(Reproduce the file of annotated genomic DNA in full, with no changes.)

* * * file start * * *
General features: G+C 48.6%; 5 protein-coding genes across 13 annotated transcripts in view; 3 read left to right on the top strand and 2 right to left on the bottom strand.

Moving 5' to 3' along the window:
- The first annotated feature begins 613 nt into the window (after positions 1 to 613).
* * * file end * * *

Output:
General features: G+C 48.6%; 5 protein-coding genes across 13 annotated transcripts in view; 3 read left to right on the top strand and 2 right to left on the bottom strand.

Moving 5' to 3' along the window:
- The first annotated feature begins 613 nt into the window (after positions 1 to 613).